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5 Benefits of a Social Media Detox

THIRA Health / Lifestyle  / 5 Benefits of a Social Media Detox

5 Benefits of a Social Media Detox

The original intent of social media sites such as MySpace or Facebook was to create an online platform in which people could connect. This concept took advantage of the far reaching potential of the internet and sought to do something positive and simple — bring people together. No one can argue that social media has not achieved this goal. It is hard to imagine that virtual networking could come with so many negative side effects, but it does, and consumers feel the impact of them each and every day whether they realize it or not.

Taking a step back from sites like Facebook, Twitter, and Instagram can feel like you’re folding in the middle of a very exciting game. Social media has no off season, but maybe it should. There have been many studies conducted in recent years that have produced overwhelming evidence in favor of logging out. Here are 5 benefits of a social media detox (and how to actually do it):

 

1. No more competition and comparison

 

Social media is the “highlight reel” of day to day life. Facebook, Instagram, and Twitter allow users to manipulate the appearance of their lives to show a fantastic facade. This turns social media platforms in a competition. Instead of providing a landing page for a check-in on close friends, social media provides highly curated posts which encourage users to compare their imperfect lives to a portfolio of fake perfection. By taking a step back from social media, users deflate the sense of competition and comparison in their friend groups and beyond. Logging out allows users to focus inward on their own lives instead of fixating on the unattainable lives of celebrities, online personalities, or even friends. A social media detox is a great way to cultivate gratitude and focus on personal development.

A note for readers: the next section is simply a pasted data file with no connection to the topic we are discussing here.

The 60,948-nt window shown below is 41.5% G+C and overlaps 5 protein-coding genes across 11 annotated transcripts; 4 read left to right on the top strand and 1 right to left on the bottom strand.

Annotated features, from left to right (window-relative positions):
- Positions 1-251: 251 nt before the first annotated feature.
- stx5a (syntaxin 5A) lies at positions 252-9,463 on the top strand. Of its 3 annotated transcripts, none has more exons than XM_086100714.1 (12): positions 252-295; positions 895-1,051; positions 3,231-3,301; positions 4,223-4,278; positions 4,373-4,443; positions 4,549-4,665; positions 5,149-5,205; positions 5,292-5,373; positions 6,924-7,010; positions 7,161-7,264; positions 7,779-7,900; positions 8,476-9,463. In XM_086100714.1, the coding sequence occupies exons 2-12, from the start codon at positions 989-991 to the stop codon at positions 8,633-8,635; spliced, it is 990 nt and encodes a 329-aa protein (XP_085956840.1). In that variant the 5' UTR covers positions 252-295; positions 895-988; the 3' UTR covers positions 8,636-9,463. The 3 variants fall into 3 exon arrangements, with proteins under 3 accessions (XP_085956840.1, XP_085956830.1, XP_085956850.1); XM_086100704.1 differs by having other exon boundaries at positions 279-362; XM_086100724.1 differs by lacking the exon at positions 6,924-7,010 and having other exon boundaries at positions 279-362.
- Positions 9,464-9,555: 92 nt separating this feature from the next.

Instead of scrolling through your feed, consider writing a journal entry about everything you are grateful for today.

2. No more unrealistic beauty standards

Apps like FaceTune have taken the basic properties of Adobe PhotoShop and put them in the hands of the casual social media user. No longer are teenagers idolizing the cover girls on magazines at the local drug store, they’re now comparing themselves to retouched Instagram models that appear every day in their feed. The constant influx of beautiful images can have a serious detrimental impact on the psyche of social media consumers. Users who choose to take a step back from social media may find that they are able to be more aware of those around them and the imperfections that everyday people have.

If all you see is perfect, you may feel imperfect. Instead of following bikini models on Instagram, consider people watching at your favorite local cafe. You will notice that everyday people do not look like Instagram models and yet, they are still beautiful.  

3. No more fear of missing out